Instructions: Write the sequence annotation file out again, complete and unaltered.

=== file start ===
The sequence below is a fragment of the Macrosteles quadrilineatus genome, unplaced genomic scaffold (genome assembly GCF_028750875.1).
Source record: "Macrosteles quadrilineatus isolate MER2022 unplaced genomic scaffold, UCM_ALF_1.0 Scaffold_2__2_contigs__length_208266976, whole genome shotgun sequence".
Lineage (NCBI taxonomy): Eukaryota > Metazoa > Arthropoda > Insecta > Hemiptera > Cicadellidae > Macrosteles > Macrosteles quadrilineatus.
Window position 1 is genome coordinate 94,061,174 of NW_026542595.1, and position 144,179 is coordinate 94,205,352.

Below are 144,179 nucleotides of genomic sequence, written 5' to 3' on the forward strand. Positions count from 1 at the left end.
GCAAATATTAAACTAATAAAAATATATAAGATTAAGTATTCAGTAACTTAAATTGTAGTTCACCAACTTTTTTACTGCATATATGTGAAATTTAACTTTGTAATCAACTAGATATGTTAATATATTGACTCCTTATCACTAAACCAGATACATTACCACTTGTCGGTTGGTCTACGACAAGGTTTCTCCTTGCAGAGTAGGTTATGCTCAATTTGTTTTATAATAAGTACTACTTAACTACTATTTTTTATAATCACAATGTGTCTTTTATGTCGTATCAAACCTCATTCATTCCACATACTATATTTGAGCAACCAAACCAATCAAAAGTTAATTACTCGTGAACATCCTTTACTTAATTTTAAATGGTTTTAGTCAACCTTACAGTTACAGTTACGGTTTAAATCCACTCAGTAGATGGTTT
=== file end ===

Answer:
The sequence below is a fragment of the Macrosteles quadrilineatus genome, unplaced genomic scaffold (genome assembly GCF_028750875.1).
Source record: "Macrosteles quadrilineatus isolate MER2022 unplaced genomic scaffold, UCM_ALF_1.0 Scaffold_2__2_contigs__length_208266976, whole genome shotgun sequence".
Lineage (NCBI taxonomy): Eukaryota > Metazoa > Arthropoda > Insecta > Hemiptera > Cicadellidae > Macrosteles > Macrosteles quadrilineatus.
Window position 1 is genome coordinate 94,061,174 of NW_026542595.1, and position 144,179 is coordinate 94,205,352.

Below are 144,179 nucleotides of genomic sequence, written 5' to 3' on the forward strand. Positions count from 1 at the left end.
GCAAATATTAAACTAATAAAAATATATAAGATTAAGTATTCAGTAACTTAAATTGTAGTTCACCAACTTTTTTACTGCATATATGTGAAATTTAACTTTGTAATCAACTAGATATGTTAATATATTGACTCCTTATCACTAAACCAGATACATTACCACTTGTCGGTTGGTCTACGACAAGGTTTCTCCTTGCAGAGTAGGTTATGCTCAATTTGTTTTATAATAAGTACTACTTAACTACTATTTTTTATAATCACAATGTGTCTTTTATGTCGTATCAAACCTCATTCATTCCACATACTATATTTGAGCAACCAAACCAATCAAAAGTTAATTACTCGTGAACATCCTTTACTTAATTTTAAATGGTTTTAGTCAACCTTACAGTTACAGTTACGGTTTAAATCCACTCAGTAGATGGTTT